I have grown to love baseball because every boy always told me that I couldn’t play it. There’s a secret here that boys don’t want girls to know: they can play it, and they can be a lot better than the boys are. My brother Bryan and I played baseball together in little league. He didn’t want me to play because I was a year younger than he was, and way better, and oh yeah, I’m a girl. So my mom thought it would be a good idea if we played on different teams – he for the McMinn County Reds and me for the McMinn County Astros. In high school Bryan worked hard at it, and soon baseball was my brother’s best sport – it was the only sport that he was better at than me, and just barely. In his senior year of high school, he got on base every single time that he came to the plate – not all hits, but still: a perfect season. I really admired that, but I never told him. It’s against the code of sibling rivalry to congratulate one another for anything at all – a stupid code I now think. It’s not the only thing I never praised him for. There is a litany of silences that I regret now in the way that you can only regret things you will never get to do. After my brother died in 1993, my mother asked me if there were any of his things that I wanted. Of all his things, the only thing I really wanted to take was his baseball jersey. The way that I remember him now in this jersey, in his life, is spotless. It’s a trick of the memory to clothe people in their best possible robes after they are gone, like a jersey worn in a season of perfection.
When I was seven, our father took us to a minor league baseball game to see the Chattanooga Lookouts play. They are named the “Lookouts” because there is a great mountain near Chattanooga called Lookout Mountain. It’s the only really prominent thing in Chattanooga other than the famous choo-choo train, and no team of men wants to be called the “Choo-Choos” I guess. We sat very close on the third base side of Lookout Stadium. My dad told me to bring my glove in case there was a foul ball hit our way. I was seven, but he was certain that I could catch the ball if it came near me. He taught me to play ball before he taught my brother. Bryan wasn’t very coordinated when he was a kid. Dad thought that I was a prodigy. Anyway, this was the first and last game my dad ever took us to, and it seemed like it was going to be perfect. A few innings into the game I got the chance that I had been hoping for: a foul ball was hit my way, but it was coming too fast and I was not ready for it. I was lost in the pink and blue fury of my cotton candy, and even though I did have my glove on, it was whizzing past my right ear and smacking the seat behind me before I could even move the mitt. In a perfect world, I would have gotten that foul ball, but that is not how life goes.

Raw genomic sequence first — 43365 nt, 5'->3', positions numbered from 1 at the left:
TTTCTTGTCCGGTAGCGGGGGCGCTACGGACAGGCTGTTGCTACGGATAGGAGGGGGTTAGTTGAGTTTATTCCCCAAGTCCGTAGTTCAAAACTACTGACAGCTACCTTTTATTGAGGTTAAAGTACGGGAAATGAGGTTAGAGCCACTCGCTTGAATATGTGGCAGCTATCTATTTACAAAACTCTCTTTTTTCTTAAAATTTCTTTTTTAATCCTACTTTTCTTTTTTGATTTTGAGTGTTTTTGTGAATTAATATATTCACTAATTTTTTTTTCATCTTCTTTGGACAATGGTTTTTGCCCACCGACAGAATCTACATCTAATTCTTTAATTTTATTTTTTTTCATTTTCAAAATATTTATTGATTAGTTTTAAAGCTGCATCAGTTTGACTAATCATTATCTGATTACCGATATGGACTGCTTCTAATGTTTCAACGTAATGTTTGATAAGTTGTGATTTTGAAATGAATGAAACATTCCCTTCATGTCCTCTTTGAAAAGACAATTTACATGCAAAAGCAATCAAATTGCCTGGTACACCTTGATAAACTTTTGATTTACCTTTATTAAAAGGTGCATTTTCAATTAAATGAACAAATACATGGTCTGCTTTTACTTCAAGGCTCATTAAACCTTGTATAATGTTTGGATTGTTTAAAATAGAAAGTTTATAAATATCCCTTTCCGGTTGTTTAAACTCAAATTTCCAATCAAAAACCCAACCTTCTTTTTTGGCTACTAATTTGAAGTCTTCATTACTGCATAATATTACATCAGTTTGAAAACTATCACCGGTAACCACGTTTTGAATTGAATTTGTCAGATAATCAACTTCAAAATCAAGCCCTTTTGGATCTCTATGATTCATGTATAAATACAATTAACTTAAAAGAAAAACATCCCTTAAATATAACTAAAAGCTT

When I was nine and ten and eleven, I spent summers with my grandparents. I remember the summer evenings that stretched out lazily into warm, dark Tennessee nights and the apparition of curtains that advanced and retreated eerily in the soft night breeze, carrying the sweet smell of crab apples and wet grass and wood and coal from the shed on the hill. My Papa Odum, a Yankees fan, was a baseball nut. He watched games all day, every day, whenever they were on, and when he went to bed at night, he listened to the games on the radio. It is this ritual of listening that I remember most clearly, the way the game sounded on the old clock radio. It’s the kind of clock radio with the flip numbers, the kind that growled instead of shrieking, the kind that clicked methodically. The sound on the radio was never good; neither was the reception. But Papa Odum always seemed to be able to find “the ballgame” no matter what. The games were quiet and far away. The announcers droned on over the restless buzzing of the fans: “Two outs now, and Mattingly to the plate with nobody on…he digs in and takes a called strike… 0 and 1 the count now on Mattingly in the top of the fourth….the Yankees trailing 3 to 1…” The windows were always open at night, allowing for the most glorious concert of sounds – the baseball game, but not only that; the baseball game and my grandfather’s heavy sleep-breathing; the baseball game, and sleepy breathing, and creaking of the house, and the mad crickets and the whispering rain…
With its tragic ease, baseball is both dull and wonderful in its perfection; but it’s the imperfections that provide the real opportunities for humor and grace. There is a poetic rhythm to baseball that no other sport can imitate, and this is precisely because baseball is about the so many things in-between, the so many lost moments. Like the way that the crowd lulls in lethargy between pitches, between batters, between innings; like our mistakes of silence – things we don’t say, things we’ll never be able to say.
I love baseball because it reminds me to revere moments of imperfect life and preserve them in perfect memory. For me, baseball is a day at the park with a favorite friend, sitting in the stands with a beer and a hot dog, Cal Ripken breaking the streak, cotton candy stuck to the pocket of my mitt, Mike Schmidt hitting his 500th home run, the foul ball that sails just past my head, Harry Carey calling the game for the Cubs, the organ music – out of tune, Sid Bream, with his leg brace on, sliding home to beat the tag and win the ALCS, the seventh inning stretch, the ground ball dribbling between Bill Buckner’s legs, and Kirk Gibson of the Dodgers hobbling into the batter’s box and hitting the ball clear out of the park in October of 1988 in the World Series. Baseball is the great poem of my life, and baseball is still, for me, about remembered seasons of perfection; they are the stuff that dreams are made on, and so much more: the way that we remember the suddenly ubiquitous smell of grass, the first warm, long evenings, disappointment, childhood, fathers, brothers, and histories.